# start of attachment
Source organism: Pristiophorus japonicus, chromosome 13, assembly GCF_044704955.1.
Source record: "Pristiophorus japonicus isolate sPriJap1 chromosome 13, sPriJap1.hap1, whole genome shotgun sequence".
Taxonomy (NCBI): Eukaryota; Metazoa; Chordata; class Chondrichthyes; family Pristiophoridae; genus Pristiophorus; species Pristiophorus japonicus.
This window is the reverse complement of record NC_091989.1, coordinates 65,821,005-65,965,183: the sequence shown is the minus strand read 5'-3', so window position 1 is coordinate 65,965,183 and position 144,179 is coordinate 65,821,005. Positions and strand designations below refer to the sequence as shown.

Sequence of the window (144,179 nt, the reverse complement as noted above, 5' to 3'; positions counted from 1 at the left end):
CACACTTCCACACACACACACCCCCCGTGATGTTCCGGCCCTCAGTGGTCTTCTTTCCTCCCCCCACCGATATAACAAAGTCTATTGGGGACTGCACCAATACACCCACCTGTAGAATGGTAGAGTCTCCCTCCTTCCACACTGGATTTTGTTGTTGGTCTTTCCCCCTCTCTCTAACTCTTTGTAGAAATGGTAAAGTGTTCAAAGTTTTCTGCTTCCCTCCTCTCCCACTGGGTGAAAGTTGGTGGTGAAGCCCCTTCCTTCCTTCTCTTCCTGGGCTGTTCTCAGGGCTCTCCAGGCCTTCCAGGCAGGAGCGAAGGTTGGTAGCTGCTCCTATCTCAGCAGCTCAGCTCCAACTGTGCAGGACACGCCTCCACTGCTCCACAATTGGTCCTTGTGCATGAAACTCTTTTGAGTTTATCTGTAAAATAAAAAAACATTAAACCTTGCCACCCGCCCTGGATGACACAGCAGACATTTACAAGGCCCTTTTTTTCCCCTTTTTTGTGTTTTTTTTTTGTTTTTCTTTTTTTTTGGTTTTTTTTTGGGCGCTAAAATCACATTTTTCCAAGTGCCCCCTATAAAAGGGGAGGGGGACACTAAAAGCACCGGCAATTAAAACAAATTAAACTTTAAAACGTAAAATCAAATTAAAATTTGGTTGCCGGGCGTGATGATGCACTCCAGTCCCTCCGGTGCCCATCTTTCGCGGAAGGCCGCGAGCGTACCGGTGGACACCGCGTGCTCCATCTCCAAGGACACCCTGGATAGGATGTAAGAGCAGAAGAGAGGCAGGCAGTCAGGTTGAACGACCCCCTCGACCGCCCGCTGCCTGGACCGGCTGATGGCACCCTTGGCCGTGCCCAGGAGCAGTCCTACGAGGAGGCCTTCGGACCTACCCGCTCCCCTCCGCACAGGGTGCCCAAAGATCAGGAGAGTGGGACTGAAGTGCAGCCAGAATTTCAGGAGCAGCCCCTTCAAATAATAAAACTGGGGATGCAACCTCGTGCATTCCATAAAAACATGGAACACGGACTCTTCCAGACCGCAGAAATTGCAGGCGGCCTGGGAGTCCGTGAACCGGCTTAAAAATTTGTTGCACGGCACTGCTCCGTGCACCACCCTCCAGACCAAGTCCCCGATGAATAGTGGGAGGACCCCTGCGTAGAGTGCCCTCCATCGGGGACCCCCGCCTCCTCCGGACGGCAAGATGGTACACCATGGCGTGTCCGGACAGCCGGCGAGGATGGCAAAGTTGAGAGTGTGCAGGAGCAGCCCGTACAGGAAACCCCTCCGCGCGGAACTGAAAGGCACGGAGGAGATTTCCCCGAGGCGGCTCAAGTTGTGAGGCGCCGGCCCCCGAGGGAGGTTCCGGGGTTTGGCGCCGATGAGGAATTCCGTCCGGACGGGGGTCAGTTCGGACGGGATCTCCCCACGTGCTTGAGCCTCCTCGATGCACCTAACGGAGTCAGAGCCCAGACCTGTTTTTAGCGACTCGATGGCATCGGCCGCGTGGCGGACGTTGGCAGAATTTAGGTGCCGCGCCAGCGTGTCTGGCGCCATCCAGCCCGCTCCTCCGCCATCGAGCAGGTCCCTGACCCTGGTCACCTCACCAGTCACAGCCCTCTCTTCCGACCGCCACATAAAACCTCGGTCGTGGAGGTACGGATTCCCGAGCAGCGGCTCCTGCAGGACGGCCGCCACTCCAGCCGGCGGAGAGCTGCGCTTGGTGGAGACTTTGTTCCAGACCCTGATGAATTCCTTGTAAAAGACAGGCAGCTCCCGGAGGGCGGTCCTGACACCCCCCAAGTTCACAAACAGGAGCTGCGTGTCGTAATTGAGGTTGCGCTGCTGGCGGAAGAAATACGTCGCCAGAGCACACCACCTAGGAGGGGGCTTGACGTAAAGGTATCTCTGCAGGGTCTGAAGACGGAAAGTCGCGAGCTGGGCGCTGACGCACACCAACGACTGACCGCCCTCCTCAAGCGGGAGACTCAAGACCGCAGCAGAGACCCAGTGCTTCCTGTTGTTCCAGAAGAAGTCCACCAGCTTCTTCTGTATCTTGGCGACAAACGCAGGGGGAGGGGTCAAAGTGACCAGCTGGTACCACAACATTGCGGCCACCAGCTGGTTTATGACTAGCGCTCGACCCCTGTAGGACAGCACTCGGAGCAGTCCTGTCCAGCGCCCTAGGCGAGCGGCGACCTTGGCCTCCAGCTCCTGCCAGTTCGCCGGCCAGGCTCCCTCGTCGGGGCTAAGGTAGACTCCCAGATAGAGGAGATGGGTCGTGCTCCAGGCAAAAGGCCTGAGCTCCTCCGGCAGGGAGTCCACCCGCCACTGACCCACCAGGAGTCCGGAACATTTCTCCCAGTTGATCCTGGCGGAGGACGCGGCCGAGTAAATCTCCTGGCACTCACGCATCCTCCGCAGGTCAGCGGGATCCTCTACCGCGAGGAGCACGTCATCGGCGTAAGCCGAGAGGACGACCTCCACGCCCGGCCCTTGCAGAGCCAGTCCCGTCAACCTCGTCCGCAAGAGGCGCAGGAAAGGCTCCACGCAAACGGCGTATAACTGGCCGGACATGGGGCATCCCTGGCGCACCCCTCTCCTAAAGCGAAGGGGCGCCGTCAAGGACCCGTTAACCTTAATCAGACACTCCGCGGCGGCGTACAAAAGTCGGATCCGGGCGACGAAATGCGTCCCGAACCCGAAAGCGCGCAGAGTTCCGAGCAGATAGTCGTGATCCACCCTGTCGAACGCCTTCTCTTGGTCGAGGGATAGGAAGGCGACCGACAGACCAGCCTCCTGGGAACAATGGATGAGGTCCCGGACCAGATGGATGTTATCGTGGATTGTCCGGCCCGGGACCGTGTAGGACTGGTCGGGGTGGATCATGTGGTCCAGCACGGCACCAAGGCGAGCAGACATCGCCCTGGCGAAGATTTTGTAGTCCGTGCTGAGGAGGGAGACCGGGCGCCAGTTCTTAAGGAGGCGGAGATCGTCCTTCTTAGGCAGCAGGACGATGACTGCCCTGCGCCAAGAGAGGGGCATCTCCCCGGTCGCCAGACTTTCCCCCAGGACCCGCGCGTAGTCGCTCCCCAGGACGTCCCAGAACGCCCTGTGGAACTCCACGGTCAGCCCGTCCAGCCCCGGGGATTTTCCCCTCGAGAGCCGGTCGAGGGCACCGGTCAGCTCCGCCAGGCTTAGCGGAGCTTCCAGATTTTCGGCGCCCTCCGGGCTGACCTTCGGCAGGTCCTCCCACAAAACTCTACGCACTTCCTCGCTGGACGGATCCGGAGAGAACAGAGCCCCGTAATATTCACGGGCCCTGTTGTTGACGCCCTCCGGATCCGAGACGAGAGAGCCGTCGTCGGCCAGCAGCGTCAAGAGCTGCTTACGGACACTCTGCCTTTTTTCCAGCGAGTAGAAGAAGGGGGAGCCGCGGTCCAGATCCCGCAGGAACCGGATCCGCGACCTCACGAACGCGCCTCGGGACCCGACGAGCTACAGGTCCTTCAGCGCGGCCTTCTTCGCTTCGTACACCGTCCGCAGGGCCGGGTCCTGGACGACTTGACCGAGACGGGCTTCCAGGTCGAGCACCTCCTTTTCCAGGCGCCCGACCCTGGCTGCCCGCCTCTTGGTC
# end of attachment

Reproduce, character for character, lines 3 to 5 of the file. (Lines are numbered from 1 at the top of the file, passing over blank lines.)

Taxonomy (NCBI): Eukaryota; Metazoa; Chordata; class Chondrichthyes; family Pristiophoridae; genus Pristiophorus; species Pristiophorus japonicus.
This window is the reverse complement of record NC_091989.1, coordinates 65,821,005-65,965,183: the sequence shown is the minus strand read 5'-3', so window position 1 is coordinate 65,965,183 and position 144,179 is coordinate 65,821,005. Positions and strand designations below refer to the sequence as shown.

Sequence of the window (144,179 nt, the reverse complement as noted above, 5' to 3'; positions counted from 1 at the left end):